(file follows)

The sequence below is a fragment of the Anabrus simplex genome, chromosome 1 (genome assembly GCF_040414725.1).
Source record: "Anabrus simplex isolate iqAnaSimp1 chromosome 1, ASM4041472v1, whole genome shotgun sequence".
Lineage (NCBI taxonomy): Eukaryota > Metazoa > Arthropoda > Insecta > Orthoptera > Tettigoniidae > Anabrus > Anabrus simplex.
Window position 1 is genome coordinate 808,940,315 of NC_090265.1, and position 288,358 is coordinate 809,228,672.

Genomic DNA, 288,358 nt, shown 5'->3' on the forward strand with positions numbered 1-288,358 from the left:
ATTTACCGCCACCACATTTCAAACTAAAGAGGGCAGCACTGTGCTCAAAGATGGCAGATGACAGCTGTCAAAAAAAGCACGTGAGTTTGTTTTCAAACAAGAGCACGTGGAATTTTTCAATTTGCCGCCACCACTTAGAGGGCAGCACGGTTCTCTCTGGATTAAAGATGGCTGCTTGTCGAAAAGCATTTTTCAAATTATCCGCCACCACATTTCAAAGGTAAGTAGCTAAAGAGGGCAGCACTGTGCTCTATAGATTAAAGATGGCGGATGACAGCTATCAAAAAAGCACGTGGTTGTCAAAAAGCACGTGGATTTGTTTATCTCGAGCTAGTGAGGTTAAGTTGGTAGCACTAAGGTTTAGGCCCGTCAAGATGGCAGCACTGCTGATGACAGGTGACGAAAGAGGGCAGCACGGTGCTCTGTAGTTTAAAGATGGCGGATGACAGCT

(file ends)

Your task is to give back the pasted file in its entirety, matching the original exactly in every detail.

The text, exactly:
The sequence below is a fragment of the Anabrus simplex genome, chromosome 1 (genome assembly GCF_040414725.1).
Source record: "Anabrus simplex isolate iqAnaSimp1 chromosome 1, ASM4041472v1, whole genome shotgun sequence".
Lineage (NCBI taxonomy): Eukaryota > Metazoa > Arthropoda > Insecta > Orthoptera > Tettigoniidae > Anabrus > Anabrus simplex.
Window position 1 is genome coordinate 808,940,315 of NC_090265.1, and position 288,358 is coordinate 809,228,672.

Genomic DNA, 288,358 nt, shown 5'->3' on the forward strand with positions numbered 1-288,358 from the left:
ATTTACCGCCACCACATTTCAAACTAAAGAGGGCAGCACTGTGCTCAAAGATGGCAGATGACAGCTGTCAAAAAAAGCACGTGAGTTTGTTTTCAAACAAGAGCACGTGGAATTTTTCAATTTGCCGCCACCACTTAGAGGGCAGCACGGTTCTCTCTGGATTAAAGATGGCTGCTTGTCGAAAAGCATTTTTCAAATTATCCGCCACCACATTTCAAAGGTAAGTAGCTAAAGAGGGCAGCACTGTGCTCTATAGATTAAAGATGGCGGATGACAGCTATCAAAAAAGCACGTGGTTGTCAAAAAGCACGTGGATTTGTTTATCTCGAGCTAGTGAGGTTAAGTTGGTAGCACTAAGGTTTAGGCCCGTCAAGATGGCAGCACTGCTGATGACAGGTGACGAAAGAGGGCAGCACGGTGCTCTGTAGTTTAAAGATGGCGGATGACAGCT